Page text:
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Why AAP is working hard for Punjab, Goa & Gujarat polls but not Uttar Pradesh


The Aam Aadmi Party (AAP) is putting in a lot of hard effort to do well in three states where the BJP is in power---either solely or in partnership. The point is simple: Go on attacking Prime Minister Narendra Modi, the tallest leader in the country at the moment, so that we can also remain in the headlines and grow in our stature. Afterall, success nowadays is mostly determined by the degree of publicity one succeeds in attaining.

Those who fail to do so lose their way. For example---the Congress and Left Front, the two traditional powerhouses but have lost out in the race to remain in the positive focus of the media.

arvind kejriwal

But it is also interesting to note that a party, which is ruthlessly ambitious in its plan to emerge on the national stage, is not putting enough focus on Uttar Pradesh---politically the most important state in the country. Is this an irony of sort? [Kejriwal visits Somnath Temple with family; media coverage banned]

Why AAP's focus is on Punjab, Gujarat & Goa: 5 reasons

The AAP's focus on three BJP-ruled states, i.e., Punjab, Gujarat and Goa is centred around a number of reasons that are narrow and region-specific.

First, the AAP is mainly challenging the Modi cult through its aggressive plan on these three states more than grow genuinely as a party. Its aim is more on attracting media coverage for every move it makes targetting Modi and his Co., there will be a reaction and repercussion and that will give one more day to live for a party with limited reach. [Kejriwal's G Mission 2017 in Goa & Gujarat]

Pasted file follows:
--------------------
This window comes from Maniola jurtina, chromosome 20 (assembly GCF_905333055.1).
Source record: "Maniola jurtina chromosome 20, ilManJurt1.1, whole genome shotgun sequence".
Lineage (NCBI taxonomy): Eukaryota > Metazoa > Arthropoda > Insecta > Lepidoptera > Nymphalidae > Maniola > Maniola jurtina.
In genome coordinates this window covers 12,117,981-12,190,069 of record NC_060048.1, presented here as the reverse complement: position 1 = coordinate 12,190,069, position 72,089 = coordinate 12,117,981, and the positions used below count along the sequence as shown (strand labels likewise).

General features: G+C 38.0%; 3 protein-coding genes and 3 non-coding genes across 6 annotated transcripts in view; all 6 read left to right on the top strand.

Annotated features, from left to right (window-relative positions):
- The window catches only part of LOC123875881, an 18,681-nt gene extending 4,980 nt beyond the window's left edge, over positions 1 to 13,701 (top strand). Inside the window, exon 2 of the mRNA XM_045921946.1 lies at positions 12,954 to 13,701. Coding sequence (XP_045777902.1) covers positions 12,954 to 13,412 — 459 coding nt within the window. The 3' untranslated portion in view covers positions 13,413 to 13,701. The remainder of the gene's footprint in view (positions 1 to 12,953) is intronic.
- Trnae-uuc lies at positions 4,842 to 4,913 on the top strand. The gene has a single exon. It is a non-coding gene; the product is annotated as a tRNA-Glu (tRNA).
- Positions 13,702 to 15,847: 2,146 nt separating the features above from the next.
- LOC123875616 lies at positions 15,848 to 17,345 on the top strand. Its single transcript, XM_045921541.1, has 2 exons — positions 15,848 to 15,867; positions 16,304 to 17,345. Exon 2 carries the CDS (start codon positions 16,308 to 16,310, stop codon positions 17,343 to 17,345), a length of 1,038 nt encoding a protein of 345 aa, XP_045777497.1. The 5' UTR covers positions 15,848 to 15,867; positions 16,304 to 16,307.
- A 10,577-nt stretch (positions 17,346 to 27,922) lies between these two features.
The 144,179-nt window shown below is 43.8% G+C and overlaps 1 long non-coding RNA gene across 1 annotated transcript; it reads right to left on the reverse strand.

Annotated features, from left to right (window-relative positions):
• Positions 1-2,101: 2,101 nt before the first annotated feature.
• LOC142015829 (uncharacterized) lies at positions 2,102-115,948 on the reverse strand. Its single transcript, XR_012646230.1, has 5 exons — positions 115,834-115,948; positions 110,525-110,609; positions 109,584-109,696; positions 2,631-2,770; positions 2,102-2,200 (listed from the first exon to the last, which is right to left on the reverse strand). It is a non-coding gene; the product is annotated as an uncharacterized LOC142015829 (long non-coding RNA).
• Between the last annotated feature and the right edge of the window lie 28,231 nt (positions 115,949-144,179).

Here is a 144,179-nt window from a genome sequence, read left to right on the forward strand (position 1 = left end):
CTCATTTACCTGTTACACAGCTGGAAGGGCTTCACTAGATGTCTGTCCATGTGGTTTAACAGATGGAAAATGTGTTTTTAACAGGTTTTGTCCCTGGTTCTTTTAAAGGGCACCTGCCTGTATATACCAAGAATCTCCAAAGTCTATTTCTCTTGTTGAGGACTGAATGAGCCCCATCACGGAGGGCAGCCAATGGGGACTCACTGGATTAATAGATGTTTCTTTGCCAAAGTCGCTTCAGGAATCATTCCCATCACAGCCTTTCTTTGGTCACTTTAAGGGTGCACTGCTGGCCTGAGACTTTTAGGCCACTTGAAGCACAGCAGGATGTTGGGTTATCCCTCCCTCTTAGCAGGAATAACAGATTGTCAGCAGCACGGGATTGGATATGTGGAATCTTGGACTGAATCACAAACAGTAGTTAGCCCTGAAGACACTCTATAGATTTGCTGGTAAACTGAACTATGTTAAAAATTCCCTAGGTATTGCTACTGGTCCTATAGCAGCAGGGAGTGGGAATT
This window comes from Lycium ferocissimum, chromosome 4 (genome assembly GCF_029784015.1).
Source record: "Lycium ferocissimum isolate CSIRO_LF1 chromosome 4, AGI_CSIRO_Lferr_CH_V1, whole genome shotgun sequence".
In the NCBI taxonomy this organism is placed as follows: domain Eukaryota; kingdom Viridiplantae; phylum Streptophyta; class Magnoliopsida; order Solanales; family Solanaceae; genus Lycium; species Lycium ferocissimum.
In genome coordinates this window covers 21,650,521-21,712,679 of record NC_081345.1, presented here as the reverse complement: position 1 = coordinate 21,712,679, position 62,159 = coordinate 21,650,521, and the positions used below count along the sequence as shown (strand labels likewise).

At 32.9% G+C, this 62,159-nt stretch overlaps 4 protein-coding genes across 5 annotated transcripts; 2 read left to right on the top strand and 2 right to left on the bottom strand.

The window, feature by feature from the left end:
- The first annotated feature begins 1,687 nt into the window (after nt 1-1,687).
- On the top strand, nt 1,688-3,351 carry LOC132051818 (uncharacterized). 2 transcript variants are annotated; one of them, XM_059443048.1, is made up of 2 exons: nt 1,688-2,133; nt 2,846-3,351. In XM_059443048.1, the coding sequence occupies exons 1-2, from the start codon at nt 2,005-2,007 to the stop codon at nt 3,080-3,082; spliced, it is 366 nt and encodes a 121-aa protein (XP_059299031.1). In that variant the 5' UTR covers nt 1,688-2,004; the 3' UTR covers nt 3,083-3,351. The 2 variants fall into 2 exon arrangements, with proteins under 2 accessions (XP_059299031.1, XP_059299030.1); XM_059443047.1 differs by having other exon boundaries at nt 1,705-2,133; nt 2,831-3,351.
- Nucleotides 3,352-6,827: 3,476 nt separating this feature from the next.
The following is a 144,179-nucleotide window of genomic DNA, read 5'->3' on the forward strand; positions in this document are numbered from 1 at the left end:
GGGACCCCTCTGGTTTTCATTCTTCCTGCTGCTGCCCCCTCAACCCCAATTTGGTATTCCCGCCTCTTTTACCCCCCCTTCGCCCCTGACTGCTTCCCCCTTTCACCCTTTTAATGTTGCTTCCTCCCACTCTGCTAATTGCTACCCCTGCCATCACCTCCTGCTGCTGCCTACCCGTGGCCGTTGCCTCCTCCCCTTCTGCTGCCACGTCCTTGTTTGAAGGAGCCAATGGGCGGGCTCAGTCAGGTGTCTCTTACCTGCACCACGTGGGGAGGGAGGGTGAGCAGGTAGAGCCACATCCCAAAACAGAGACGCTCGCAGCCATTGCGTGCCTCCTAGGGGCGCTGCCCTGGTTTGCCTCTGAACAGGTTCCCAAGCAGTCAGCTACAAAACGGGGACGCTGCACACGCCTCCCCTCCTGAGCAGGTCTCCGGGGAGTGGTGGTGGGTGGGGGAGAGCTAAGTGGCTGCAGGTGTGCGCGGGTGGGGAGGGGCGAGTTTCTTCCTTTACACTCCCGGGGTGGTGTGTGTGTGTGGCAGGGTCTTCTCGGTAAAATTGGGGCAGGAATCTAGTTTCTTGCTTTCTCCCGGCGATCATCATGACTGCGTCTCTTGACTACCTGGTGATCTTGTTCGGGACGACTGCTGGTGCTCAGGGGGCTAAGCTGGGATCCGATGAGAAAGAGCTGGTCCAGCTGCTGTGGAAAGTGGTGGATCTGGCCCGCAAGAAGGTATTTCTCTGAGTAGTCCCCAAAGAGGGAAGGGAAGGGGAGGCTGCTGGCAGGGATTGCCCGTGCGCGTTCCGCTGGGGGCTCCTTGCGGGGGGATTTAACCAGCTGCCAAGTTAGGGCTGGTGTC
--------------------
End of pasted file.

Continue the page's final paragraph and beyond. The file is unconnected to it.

Secondly, the AAP is trying to make up for its organisational weakness by focusing on the anti-incumbency sentiments in all these three states. The BJP is in power in Punjab (the government being led by the Shiromani Akali Dal) for a decade while in Gujarat, it is ruling for 21 years now.

In Goa, though the BJP is about to complete five years in government, but it already has generated enough anti-incumbency and the people of the state are eager to find a new alternative to the time-tested Congress and BJP. Be it the Patidaar problem in Gujarat or the Dalits in Punjab or corruption in Goa, the AAP could be the best alternative to look forward to.

Thirdly, the AAP is also willing to fill up the leadership vacuum in these three states. The exit of Modi from Gujarat and Parrikar from Goa and the ageing chief minister in Parkash Singh Badal in Punjab have created an opportunity for Kejriwal to offer a new alternative to the people of these states.

Fourthly, the AAP has identified these three states not just because elections are due there in some time but also because they are urbanised states that have been hit by the anti-incumbency. Being a party which is preferred mainly by the middle class, the AAP knows very well that this is the time to strike and topple the BJP---also a party with strong middle-class rooting.